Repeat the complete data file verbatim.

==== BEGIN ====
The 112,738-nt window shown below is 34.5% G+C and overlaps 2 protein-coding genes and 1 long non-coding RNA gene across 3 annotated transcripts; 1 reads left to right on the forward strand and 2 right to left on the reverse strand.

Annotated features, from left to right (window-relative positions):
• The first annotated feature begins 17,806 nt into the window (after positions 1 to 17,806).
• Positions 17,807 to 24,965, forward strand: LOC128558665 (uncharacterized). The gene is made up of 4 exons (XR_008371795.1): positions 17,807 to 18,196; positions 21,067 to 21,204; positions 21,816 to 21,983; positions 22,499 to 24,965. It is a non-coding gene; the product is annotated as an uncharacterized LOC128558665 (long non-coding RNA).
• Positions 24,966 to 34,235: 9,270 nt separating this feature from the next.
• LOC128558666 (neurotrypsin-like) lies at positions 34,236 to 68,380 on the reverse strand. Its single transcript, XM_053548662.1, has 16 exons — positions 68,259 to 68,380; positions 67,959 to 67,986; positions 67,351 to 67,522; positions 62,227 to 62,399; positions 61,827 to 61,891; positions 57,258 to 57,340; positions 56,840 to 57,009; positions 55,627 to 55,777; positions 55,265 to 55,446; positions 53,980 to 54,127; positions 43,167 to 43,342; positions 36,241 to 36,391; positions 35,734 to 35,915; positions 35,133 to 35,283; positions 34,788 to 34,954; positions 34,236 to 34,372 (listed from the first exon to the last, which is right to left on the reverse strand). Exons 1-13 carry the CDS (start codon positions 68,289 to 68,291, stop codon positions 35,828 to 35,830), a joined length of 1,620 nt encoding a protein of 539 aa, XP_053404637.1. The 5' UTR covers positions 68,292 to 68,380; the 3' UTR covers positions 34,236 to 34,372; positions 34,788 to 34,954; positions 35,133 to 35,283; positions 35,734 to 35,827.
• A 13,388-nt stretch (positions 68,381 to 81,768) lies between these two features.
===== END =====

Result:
The 112,738-nt window shown below is 34.5% G+C and overlaps 2 protein-coding genes and 1 long non-coding RNA gene across 3 annotated transcripts; 1 reads left to right on the forward strand and 2 right to left on the reverse strand.

Annotated features, from left to right (window-relative positions):
• The first annotated feature begins 17,806 nt into the window (after positions 1 to 17,806).
• Positions 17,807 to 24,965, forward strand: LOC128558665 (uncharacterized). The gene is made up of 4 exons (XR_008371795.1): positions 17,807 to 18,196; positions 21,067 to 21,204; positions 21,816 to 21,983; positions 22,499 to 24,965. It is a non-coding gene; the product is annotated as an uncharacterized LOC128558665 (long non-coding RNA).
• Positions 24,966 to 34,235: 9,270 nt separating this feature from the next.
• LOC128558666 (neurotrypsin-like) lies at positions 34,236 to 68,380 on the reverse strand. Its single transcript, XM_053548662.1, has 16 exons — positions 68,259 to 68,380; positions 67,959 to 67,986; positions 67,351 to 67,522; positions 62,227 to 62,399; positions 61,827 to 61,891; positions 57,258 to 57,340; positions 56,840 to 57,009; positions 55,627 to 55,777; positions 55,265 to 55,446; positions 53,980 to 54,127; positions 43,167 to 43,342; positions 36,241 to 36,391; positions 35,734 to 35,915; positions 35,133 to 35,283; positions 34,788 to 34,954; positions 34,236 to 34,372 (listed from the first exon to the last, which is right to left on the reverse strand). Exons 1-13 carry the CDS (start codon positions 68,289 to 68,291, stop codon positions 35,828 to 35,830), a joined length of 1,620 nt encoding a protein of 539 aa, XP_053404637.1. The 5' UTR covers positions 68,292 to 68,380; the 3' UTR covers positions 34,236 to 34,372; positions 34,788 to 34,954; positions 35,133 to 35,283; positions 35,734 to 35,827.
• A 13,388-nt stretch (positions 68,381 to 81,768) lies between these two features.